lundi 11 janvier 2010

Meanwhile at a beach near you . . .

A superbly untopical pic of Canet-en-Roussillon where girlfriend Claire lives and works, in fact her little house is just round the corner in rue Jules Verne.

But is it? If this were filmed in new Avatar-tastic Feel-a-Round, you would be able to tell that a wild and viciously cold wind fit to shatter false teeth on a global basis was blowing.

Hence the very small number of insane people out and about of a Sunday morning despite there not even being enough snow to spark an English-style "blind-panic-as-first-solitary-flake-since-1827-lands-on-London-Weather-Centre" tabloid frenzy.

Yes, only an hour south of the Aude valley global meltdown (er, freeze-up? Ed.) catastrophe centre, there was bright sunshine, mainly chilled by the fact that the bloody Weekend Guardian failed to appear for the third weekend on the trot.

What is it with these people? I am close to writing a stiff email of the Doug-used-sarcasm variety to the Grudniardnp circulation manager, full of barbed and sophisticated witticisms like: Dear Sir, have you tried putting your newpapers into shops so that people can buy them?"

Or: "Dear Madam (mustn't be sexist), I have had sod all to read of an erudite and critically-acute nature over Christmas, New Year and the increasingly long and winding misadventures of early grotty January, is this a record?"

As all I really want to do just now is stuff the wood-burner to bursting point, to way beyond the pain threshhold with copious lumps of retired tree, hide from the world and read; I definitely am in the mood for a minor rant, even if only a modest, pre-packed and frozen one.

So why go against the grain? Why not blog away happily about snow and rampant polar bears in secondhand luminous underpants?

My theory is that looking at too much snow paralyses the brain. I kept looking at the increasingly insidious and venomous creeping white stuff steadily encroaching on its own croaches and felt unable to write a single word.

As 2010 rapidly seemed to be becoming year of the grave for the dear old blog, I had to do something and found my solution, at least for a fleeting moment (containing real fleets), beside the sunny sea.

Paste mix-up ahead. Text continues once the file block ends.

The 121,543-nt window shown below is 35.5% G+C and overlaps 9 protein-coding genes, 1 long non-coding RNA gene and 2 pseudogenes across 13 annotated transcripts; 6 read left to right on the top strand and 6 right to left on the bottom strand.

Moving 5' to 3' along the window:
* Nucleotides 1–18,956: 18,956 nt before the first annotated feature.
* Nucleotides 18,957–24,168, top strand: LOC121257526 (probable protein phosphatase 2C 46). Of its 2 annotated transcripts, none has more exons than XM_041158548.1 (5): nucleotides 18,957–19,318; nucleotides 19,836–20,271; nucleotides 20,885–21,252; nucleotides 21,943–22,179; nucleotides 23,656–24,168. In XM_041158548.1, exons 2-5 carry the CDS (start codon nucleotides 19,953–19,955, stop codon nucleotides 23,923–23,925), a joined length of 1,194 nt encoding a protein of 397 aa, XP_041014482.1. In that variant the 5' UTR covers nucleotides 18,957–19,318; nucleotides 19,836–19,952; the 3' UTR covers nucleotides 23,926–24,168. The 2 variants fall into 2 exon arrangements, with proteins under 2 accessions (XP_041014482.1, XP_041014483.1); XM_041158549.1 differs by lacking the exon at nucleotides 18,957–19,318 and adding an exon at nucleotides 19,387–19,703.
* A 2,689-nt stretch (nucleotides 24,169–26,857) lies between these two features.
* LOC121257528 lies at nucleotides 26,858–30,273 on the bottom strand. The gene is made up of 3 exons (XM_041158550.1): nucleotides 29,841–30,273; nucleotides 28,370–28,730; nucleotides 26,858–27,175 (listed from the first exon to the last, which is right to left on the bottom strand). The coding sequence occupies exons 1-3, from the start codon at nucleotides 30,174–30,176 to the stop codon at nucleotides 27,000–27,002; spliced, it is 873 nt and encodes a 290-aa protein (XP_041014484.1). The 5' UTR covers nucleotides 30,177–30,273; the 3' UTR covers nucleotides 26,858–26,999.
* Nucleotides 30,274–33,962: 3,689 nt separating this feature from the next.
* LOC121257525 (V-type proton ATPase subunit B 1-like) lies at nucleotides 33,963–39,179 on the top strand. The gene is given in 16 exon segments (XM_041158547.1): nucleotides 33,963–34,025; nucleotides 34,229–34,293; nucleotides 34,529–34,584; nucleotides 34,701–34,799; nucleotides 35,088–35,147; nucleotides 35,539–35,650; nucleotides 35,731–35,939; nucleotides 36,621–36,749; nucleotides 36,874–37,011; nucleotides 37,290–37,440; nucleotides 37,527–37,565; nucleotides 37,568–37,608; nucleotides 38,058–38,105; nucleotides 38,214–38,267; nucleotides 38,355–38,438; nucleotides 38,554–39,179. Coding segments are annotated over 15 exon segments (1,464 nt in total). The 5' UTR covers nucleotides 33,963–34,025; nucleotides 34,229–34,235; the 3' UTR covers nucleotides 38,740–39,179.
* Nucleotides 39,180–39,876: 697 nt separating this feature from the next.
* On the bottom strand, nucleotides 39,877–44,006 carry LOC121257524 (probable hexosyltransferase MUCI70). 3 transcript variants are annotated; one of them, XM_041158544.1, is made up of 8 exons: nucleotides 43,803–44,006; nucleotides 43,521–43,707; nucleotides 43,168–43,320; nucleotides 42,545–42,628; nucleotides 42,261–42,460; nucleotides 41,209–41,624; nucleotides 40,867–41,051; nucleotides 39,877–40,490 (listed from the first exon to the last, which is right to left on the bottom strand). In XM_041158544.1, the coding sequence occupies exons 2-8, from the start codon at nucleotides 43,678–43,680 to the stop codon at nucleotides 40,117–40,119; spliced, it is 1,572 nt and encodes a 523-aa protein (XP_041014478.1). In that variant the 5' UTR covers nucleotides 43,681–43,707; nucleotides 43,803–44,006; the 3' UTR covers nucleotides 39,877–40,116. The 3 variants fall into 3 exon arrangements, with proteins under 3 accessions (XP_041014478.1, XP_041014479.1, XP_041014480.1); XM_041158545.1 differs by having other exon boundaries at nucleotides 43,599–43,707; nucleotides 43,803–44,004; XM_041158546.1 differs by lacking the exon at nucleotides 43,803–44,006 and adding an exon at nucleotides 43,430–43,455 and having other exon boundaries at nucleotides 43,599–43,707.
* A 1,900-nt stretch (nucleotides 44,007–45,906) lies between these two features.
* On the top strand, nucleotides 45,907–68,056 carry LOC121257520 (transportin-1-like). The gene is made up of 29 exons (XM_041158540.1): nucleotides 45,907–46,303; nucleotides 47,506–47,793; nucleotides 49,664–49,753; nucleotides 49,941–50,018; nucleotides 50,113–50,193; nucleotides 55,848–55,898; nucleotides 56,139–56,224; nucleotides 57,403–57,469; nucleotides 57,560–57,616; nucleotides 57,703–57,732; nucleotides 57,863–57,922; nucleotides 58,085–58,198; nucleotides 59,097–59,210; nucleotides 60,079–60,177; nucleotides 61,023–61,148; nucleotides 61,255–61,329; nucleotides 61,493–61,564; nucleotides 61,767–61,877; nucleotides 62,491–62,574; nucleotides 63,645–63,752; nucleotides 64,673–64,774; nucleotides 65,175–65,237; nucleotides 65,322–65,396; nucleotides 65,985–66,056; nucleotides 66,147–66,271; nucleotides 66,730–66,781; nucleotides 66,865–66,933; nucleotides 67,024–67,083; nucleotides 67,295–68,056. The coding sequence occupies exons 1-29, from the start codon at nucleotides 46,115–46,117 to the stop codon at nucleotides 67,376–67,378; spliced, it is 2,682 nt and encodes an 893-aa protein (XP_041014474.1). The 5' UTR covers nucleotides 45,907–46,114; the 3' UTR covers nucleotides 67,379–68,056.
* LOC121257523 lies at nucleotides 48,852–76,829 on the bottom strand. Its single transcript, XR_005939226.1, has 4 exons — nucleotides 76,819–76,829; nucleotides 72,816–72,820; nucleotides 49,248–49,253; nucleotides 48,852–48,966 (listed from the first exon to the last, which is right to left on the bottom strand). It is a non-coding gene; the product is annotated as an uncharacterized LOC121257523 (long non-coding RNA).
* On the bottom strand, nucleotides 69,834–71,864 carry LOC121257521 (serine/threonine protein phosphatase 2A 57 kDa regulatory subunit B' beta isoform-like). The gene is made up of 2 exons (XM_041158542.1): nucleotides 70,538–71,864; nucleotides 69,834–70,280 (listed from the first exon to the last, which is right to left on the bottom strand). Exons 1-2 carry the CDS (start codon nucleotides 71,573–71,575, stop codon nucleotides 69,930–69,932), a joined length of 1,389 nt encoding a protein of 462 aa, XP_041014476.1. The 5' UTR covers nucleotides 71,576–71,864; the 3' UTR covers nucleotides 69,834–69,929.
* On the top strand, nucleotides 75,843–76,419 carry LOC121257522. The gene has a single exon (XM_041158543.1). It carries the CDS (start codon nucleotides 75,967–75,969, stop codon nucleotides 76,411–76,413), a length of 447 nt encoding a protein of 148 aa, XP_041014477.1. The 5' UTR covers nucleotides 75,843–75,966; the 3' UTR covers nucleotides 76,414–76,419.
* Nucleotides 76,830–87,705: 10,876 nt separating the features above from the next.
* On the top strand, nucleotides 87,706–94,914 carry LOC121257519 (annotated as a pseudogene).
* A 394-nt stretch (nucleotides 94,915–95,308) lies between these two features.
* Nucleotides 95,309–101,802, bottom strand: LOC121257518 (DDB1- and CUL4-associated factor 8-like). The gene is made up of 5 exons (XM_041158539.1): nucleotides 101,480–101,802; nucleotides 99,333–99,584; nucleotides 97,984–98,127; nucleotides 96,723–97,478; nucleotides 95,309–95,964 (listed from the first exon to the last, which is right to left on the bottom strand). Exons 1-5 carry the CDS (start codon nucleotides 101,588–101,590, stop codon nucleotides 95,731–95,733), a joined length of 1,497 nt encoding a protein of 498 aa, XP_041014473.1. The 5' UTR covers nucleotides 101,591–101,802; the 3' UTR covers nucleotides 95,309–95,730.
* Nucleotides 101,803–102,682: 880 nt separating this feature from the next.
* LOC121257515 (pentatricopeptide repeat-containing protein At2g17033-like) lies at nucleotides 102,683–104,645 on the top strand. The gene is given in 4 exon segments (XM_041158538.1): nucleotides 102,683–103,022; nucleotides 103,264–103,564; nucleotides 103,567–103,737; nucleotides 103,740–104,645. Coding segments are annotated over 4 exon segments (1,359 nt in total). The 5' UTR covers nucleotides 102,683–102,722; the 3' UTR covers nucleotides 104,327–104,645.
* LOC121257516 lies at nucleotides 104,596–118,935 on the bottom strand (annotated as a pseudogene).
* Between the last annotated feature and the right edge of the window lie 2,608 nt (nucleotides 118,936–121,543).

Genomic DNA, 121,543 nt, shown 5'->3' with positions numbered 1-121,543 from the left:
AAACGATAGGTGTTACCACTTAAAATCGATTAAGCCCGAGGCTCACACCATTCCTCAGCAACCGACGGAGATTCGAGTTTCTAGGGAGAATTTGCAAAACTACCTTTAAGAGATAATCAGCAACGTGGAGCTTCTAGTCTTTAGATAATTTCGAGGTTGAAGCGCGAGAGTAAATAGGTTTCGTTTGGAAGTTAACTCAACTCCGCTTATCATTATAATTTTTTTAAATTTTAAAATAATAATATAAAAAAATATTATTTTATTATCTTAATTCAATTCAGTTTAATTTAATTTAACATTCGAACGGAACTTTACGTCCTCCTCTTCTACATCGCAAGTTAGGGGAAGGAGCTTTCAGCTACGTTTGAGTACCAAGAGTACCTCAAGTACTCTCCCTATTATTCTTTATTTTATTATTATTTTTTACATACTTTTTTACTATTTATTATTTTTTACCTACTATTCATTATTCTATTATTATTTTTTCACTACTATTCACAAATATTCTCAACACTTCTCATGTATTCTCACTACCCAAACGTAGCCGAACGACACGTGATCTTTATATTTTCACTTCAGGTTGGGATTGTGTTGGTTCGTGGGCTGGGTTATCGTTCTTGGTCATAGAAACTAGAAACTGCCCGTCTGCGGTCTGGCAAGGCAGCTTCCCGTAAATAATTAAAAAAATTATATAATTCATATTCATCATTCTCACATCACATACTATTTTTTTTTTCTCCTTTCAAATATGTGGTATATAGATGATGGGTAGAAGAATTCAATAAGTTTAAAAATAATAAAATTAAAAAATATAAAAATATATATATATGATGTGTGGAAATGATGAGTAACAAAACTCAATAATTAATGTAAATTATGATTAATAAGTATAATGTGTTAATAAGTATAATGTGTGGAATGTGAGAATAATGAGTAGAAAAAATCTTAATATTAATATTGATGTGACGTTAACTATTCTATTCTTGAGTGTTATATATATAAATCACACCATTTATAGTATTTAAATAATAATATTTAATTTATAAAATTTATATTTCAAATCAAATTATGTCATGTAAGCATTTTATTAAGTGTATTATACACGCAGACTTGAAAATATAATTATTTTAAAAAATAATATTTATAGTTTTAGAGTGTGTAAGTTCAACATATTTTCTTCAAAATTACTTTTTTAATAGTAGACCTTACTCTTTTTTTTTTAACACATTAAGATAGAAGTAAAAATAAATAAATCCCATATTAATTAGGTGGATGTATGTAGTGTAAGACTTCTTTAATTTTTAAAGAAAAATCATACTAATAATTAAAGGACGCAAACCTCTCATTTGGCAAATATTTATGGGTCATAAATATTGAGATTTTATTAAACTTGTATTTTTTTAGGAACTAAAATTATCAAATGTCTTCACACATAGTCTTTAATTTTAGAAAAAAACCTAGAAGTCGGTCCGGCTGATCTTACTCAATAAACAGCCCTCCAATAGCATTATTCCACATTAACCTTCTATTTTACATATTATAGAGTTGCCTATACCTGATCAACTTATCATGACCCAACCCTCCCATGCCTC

vendredi 1 janvier 2010

Talking huge tomatoes with slipped guitarist

How's that for an obscure arty headline to start 2010? I suppose really the pic ought to be a too-clever-by-half conceptualist pair of bricks on an old plate, hot contender for the Turner Prize. Still you can't have everything. I'm not darling Damien and so haven't worked out how to sell you the aforementioned artwork for 25 grand.

What you're actually looking at is the new wonder duo of girlfriend Claire singing and me playing my 12-string guitar down at the world-famous CDF, complete with super-duper new pick-up for me to make a (rather tasteful, actually) racket with.

As it happens, snapper Martin Castellan has cunningly omitted me, apart from a subtle touch of forearm, some invisible shirt and a little peek of guitar body. At the time, I thought this was a decision made on the understandable grounds that Claire is better-looking than I am. However Martin assures me that I was simply standing in a dark bit and wouldn't have shown up, hence this revised version of the entry.

I should however clarify that Claire is not trying to balance a huge tomato on the end of the mike. In fact it is wearing what we technical types call a muff, or mini foam-rubber tea cosy that keeps it warm during sub-zero gigs, and stops hurricanes or other gale-force winds from making obscene blowing noises that wreck the sound quality.

The picture represents a cunningly-frozen mime of Claire doing one of her Claude Nougaro covers. Yer man Claude hailed from Toulouse. He had a fine taste in French/US crossover jazz and was thus our local boy made good and an all-round bon oeuf.

We shall be back. Be warned . . . Bonne Année!